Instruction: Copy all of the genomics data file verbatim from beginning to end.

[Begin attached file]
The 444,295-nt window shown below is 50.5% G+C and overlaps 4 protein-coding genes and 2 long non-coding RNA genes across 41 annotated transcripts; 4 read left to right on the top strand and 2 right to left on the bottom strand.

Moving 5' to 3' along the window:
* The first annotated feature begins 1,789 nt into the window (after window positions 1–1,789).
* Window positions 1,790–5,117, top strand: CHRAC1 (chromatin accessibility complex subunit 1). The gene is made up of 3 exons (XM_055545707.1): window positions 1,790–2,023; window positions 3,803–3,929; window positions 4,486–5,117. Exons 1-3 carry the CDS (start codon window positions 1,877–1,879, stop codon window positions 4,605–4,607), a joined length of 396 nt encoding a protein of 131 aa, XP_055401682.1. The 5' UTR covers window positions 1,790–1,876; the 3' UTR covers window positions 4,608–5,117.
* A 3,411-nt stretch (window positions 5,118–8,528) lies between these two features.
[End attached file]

The 444,295-nt window shown below is 50.5% G+C and overlaps 4 protein-coding genes and 2 long non-coding RNA genes across 41 annotated transcripts; 4 read left to right on the top strand and 2 right to left on the bottom strand.

Moving 5' to 3' along the window:
* The first annotated feature begins 1,789 nt into the window (after window positions 1–1,789).
* Window positions 1,790–5,117, top strand: CHRAC1 (chromatin accessibility complex subunit 1). The gene is made up of 3 exons (XM_055545707.1): window positions 1,790–2,023; window positions 3,803–3,929; window positions 4,486–5,117. Exons 1-3 carry the CDS (start codon window positions 1,877–1,879, stop codon window positions 4,605–4,607), a joined length of 396 nt encoding a protein of 131 aa, XP_055401682.1. The 5' UTR covers window positions 1,790–1,876; the 3' UTR covers window positions 4,608–5,117.
* A 3,411-nt stretch (window positions 5,118–8,528) lies between these two features.